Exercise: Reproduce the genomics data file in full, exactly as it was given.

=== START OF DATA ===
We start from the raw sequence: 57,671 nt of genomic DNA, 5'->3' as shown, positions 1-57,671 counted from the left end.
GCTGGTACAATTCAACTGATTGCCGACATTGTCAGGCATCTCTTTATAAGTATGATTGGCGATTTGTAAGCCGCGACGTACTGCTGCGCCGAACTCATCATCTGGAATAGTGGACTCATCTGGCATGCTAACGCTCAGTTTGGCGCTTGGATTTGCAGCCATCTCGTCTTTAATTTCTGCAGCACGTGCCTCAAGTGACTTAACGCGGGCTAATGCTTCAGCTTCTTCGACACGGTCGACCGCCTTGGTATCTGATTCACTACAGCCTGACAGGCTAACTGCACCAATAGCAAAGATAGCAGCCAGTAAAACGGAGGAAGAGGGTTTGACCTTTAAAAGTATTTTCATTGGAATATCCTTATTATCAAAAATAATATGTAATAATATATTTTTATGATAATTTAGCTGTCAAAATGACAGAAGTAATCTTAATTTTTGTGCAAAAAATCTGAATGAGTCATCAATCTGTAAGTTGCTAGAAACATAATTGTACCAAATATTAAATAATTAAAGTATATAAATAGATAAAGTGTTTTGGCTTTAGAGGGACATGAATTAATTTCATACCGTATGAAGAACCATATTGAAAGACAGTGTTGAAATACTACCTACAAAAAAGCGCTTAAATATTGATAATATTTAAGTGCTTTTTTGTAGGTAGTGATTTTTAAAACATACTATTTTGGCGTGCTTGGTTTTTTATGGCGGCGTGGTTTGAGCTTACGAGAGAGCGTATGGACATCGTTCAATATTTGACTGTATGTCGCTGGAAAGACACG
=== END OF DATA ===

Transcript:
We start from the raw sequence: 57,671 nt of genomic DNA, 5'->3' as shown, positions 1-57,671 counted from the left end.
GCTGGTACAATTCAACTGATTGCCGACATTGTCAGGCATCTCTTTATAAGTATGATTGGCGATTTGTAAGCCGCGACGTACTGCTGCGCCGAACTCATCATCTGGAATAGTGGACTCATCTGGCATGCTAACGCTCAGTTTGGCGCTTGGATTTGCAGCCATCTCGTCTTTAATTTCTGCAGCACGTGCCTCAAGTGACTTAACGCGGGCTAATGCTTCAGCTTCTTCGACACGGTCGACCGCCTTGGTATCTGATTCACTACAGCCTGACAGGCTAACTGCACCAATAGCAAAGATAGCAGCCAGTAAAACGGAGGAAGAGGGTTTGACCTTTAAAAGTATTTTCATTGGAATATCCTTATTATCAAAAATAATATGTAATAATATATTTTTATGATAATTTAGCTGTCAAAATGACAGAAGTAATCTTAATTTTTGTGCAAAAAATCTGAATGAGTCATCAATCTGTAAGTTGCTAGAAACATAATTGTACCAAATATTAAATAATTAAAGTATATAAATAGATAAAGTGTTTTGGCTTTAGAGGGACATGAATTAATTTCATACCGTATGAAGAACCATATTGAAAGACAGTGTTGAAATACTACCTACAAAAAAGCGCTTAAATATTGATAATATTTAAGTGCTTTTTTGTAGGTAGTGATTTTTAAAACATACTATTTTGGCGTGCTTGGTTTTTTATGGCGGCGTGGTTTGAGCTTACGAGAGAGCGTATGGACATCGTTCAATATTTGACTGTATGTCGCTGGAAAGACACG